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President reluctant to interfere in Government rows over Minister of Interior

Lietuvos prezidentė Dalia Grybauskaitė
Andriaus Ufarto/BFL nuotr. / Lithuanian President Dalia Grybauskaitė
Šaltinis: BNS

Lithuanian President Dalia Grybauskaitė sees no reasons why the current government could not continue working, and disagreements caused by Minister of Interior Affairs Raimundas Palaitis' decision to dismiss two top officials of the Financial Crime Investigation Service should be dealt with by the coalition. The President does not interfere in their relations, the President's chief adviser on internal policy affairs Mindaugas Lingė has said.

"In discussing the government, it's very important to underline that the President is working with this government and sees no reasons why she could not continue doing that. Everything depends on the government itself and the President does not directly interfere in their relations," the presidential adviser said commenting on the situation when the ruling conservatives demand resignation of the Interior Minister delegated by the liberal centrists.

Lingė believes internal disagreements of the ruling coalition should not become obstacles for reaching strategic goals which have to be priorities for the ruling coalition while deciding its future, the presidential adviser said.

"The president and the government have so far agreed and still agree on strategic state issues, and the President has on numerous occasions expressed support for the government's ongoing work, and this support remains unchanged. Performance, and not other factors, should be the main factor determining the future of the government," Lingė said in an interview for the Žinių Radijas (News Radio) on Tuesday.

"If differences of opinion on minor issues occur, they do not have a decisive influence on the President's relations with the government and parliament," he added.

According to Lingė, the Presidential Office hopes the ruling coalition will find a way out of this situation without undermining strategic goals, and "the dialogue with the parliament and government will remain constructive until the very elections."

Constructive relations

Lithuanian Prime Minister Andrius Kubilius has said his relations with President Dalia Grybauskaitė are and will remain constructive despite differences of opinion on certain issues.

The prime minister expressed his position while commenting whether the scandal around the dismissal of two top officials of the Financial Crime Investigation Service might undermine his relations with the president. Minister of Interior Affairs Raimundas Palaitis might loose his job as a result of the scandal.

"The first thing is that our relations have been and will be constructive, and this is not the first case when we have slightly different attitudes towards some problem. But our experience of the last three years shows that we manage to find constructive solutions by retaining our individual attitudes," the Lithuanian prime minister said in an interview for the Lithuanian Radio on Tuesday.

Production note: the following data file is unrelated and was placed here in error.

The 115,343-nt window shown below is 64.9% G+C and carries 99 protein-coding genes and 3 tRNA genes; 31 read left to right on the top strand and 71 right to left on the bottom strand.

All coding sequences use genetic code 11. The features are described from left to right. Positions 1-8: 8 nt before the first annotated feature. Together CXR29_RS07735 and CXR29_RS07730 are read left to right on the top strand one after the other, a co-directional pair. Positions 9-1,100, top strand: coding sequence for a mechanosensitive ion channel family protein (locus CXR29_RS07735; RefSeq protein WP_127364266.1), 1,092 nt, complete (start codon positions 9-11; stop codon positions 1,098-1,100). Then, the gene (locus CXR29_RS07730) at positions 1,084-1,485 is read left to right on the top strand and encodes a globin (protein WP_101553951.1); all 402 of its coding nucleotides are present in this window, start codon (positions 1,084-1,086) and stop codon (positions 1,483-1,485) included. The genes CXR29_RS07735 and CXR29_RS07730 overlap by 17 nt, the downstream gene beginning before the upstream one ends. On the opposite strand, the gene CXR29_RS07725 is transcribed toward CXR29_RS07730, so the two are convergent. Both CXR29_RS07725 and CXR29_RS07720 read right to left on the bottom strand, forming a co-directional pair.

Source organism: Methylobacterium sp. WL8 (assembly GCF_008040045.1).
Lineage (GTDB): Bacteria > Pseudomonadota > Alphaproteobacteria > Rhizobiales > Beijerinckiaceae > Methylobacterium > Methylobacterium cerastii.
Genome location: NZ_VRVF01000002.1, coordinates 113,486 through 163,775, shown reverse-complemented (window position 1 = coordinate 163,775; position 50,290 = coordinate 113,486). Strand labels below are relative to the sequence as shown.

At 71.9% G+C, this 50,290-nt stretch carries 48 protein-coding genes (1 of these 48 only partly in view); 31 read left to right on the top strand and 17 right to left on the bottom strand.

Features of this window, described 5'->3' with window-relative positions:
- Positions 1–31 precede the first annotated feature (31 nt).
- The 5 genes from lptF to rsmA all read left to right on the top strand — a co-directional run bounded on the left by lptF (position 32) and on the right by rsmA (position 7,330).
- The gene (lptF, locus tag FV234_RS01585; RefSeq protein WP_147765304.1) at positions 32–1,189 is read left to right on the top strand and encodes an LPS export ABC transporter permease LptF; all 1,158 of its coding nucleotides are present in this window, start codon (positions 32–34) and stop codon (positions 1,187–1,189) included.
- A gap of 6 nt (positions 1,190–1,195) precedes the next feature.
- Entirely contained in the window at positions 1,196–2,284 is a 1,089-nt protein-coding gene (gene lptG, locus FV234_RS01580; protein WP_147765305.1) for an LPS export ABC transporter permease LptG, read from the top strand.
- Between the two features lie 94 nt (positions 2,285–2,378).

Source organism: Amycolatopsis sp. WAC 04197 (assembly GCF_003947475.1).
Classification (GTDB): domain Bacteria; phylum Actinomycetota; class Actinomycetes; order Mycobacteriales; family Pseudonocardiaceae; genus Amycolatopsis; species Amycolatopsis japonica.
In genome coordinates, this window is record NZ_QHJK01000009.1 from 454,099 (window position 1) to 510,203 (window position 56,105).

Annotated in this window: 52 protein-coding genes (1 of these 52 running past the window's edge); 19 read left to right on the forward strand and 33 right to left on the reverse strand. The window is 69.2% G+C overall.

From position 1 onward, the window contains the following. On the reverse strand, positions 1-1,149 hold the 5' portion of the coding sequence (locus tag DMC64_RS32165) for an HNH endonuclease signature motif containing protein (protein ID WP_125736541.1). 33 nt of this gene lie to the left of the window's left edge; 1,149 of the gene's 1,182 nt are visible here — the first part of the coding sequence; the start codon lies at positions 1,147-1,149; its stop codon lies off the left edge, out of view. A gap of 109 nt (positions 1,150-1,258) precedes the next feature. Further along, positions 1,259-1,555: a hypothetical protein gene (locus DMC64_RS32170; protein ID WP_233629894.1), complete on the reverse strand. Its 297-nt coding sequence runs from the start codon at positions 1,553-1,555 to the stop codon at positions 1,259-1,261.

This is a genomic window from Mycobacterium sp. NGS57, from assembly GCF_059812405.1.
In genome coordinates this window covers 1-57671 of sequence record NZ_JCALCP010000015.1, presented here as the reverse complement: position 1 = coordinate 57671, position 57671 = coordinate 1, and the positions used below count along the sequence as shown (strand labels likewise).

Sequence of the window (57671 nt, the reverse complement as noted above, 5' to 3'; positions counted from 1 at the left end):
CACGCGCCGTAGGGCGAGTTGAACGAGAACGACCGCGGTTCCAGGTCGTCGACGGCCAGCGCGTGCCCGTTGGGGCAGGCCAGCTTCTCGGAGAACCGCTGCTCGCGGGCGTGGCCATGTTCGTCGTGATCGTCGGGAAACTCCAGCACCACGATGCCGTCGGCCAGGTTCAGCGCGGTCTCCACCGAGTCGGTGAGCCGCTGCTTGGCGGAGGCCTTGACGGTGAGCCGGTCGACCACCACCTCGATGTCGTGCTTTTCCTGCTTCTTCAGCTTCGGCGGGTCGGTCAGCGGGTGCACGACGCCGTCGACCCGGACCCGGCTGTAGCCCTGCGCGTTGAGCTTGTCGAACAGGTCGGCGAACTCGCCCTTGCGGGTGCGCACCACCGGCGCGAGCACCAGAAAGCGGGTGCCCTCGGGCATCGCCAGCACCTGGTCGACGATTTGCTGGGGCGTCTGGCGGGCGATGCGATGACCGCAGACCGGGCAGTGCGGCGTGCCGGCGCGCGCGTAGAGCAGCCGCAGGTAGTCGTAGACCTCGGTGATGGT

He refused to say whether the whole story would end if he proposed the president to dismiss Palaitis.

According to him, despite differences of opinion, partners of the coalition - the conservatives, liberal centrists and liberals - have, in recent years, managed to find constructive solutions allowing them to continue working.

"In this case I can reiterate the same. I also see my responsibility, just as I see the responsibility of the coalition partners. Even if some of the coalition partners fail to find a solution in their area of responsibility, in that case we'll all find one together," the prime minister said, calling the dismissal of the FCIS chiefs a mistake.

"I see that the coalition has proved its ability to solve the most serious problems, including internal problems, therefore, it wouldn’t be very wise trying to predict something. The most important thing is the work we see as very important, and we are determined to do this work consistently," Kubilius said.

In his words, important work related to solving energy, financial and law enforcement problems does not depend on the way how the coalition manages to solve "one or another personal problem".

The ruling conservatives want Palaitis, who dismissed the two top leaders of the Financial Crime Investigation Service Gailius and Giržadas on 15 February, to resign.

Asked on Monday whether he trusted Palaitis, Kubilius said: "Palaitis and the Liberal and Center Union should have a serious discussion of the commission's conclusions." He said he still believed the dismissal of the FCIS officials was a mistake.

Lithuania 's parliament Anti-Corruption Commission, which carried out an investigation into the dismissal, proposed reinstating Gailius and Girzadas as hey had been sacked unfoundedly. They also called on dismissing Palaitis.

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